Large compressive preloads decrease lumbar motion segment flexibility

Authors

  • J. Janevic,

    1. Department of Mechanical Engineering and Applied Mechanics, University of Michigan, Ann Arbor, Michigan, U.S.A.
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  • J. A. Ashton-Miller Ph.D.,

    Corresponding author
    1. Department of Mechanical Engineering and Applied Mechanics, University of Michigan, Ann Arbor, Michigan, U.S.A.
    • Department of Mechanical Engineering and Applied Mechanics, University of Michigan, Ann Arbor, MI 48109, U.S.A.
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  • A. B. Schultz

    1. Department of Mechanical Engineering and Applied Mechanics, University of Michigan, Ann Arbor, Michigan, U.S.A.
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Abstract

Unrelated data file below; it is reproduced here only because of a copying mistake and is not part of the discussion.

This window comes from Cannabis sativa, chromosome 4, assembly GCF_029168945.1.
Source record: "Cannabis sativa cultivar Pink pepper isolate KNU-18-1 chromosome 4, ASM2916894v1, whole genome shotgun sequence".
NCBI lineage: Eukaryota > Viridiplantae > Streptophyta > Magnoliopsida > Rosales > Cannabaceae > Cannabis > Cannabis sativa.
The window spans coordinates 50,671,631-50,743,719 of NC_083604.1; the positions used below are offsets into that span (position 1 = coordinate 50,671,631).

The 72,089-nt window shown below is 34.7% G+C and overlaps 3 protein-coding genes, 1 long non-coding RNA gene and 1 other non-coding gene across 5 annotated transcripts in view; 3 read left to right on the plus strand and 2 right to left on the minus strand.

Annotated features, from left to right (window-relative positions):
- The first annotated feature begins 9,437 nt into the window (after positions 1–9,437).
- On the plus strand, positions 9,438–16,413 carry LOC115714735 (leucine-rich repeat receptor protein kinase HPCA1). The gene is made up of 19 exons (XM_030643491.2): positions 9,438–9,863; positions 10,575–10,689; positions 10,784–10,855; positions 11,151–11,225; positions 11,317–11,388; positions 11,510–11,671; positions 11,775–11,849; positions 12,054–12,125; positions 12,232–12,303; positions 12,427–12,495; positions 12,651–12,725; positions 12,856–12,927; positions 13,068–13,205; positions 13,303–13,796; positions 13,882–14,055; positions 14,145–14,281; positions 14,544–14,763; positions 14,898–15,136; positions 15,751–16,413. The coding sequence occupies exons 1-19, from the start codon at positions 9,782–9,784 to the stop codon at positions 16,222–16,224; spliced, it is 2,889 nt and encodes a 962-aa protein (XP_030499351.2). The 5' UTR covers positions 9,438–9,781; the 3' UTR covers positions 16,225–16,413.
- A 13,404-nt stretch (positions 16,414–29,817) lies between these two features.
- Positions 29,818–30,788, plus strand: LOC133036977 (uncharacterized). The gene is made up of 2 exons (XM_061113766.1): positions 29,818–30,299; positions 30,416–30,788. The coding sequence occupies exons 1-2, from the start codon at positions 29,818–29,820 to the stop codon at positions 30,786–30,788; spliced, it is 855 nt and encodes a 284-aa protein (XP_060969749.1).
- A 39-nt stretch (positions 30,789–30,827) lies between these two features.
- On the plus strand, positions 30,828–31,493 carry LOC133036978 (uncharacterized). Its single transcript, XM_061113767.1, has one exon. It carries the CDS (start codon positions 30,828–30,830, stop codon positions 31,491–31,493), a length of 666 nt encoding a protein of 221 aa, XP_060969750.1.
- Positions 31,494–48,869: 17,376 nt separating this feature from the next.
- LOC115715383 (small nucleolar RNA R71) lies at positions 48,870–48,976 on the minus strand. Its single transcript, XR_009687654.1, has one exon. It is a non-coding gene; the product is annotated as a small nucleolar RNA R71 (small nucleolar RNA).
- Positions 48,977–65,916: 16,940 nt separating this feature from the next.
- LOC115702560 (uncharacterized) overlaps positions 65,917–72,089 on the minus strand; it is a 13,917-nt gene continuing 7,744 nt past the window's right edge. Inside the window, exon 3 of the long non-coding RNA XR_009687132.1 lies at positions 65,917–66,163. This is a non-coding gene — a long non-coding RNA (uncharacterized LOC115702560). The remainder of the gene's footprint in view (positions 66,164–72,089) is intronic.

The bending, shear, and torsion flexibilities of 13 intact adult lumbar motion segments (from 11 men, two women, 48–83 years of age) were compared under three different compressive preloads, 0, 2,200, and 4,400 N. Test forces and moments up to 160 N and 16 Nm were applied at the center of the upper end plate of the intact disc. A compressive preload of 2,200 N resulted in a significant decrease in motion segment flexibilities in all seven test directions (p < 0.06) when compared with results obtained with no preload; the preload decreased flexibility 2.6, 4.5, and 6.1 times in bending, axial torsion, and shear, respectively. These results suggest that studies of internal trunk load-sharing between active and passive tissues during strenuous tasks, which engender large spine compressive loads, should take these changes in spine passive resistance into consideration.

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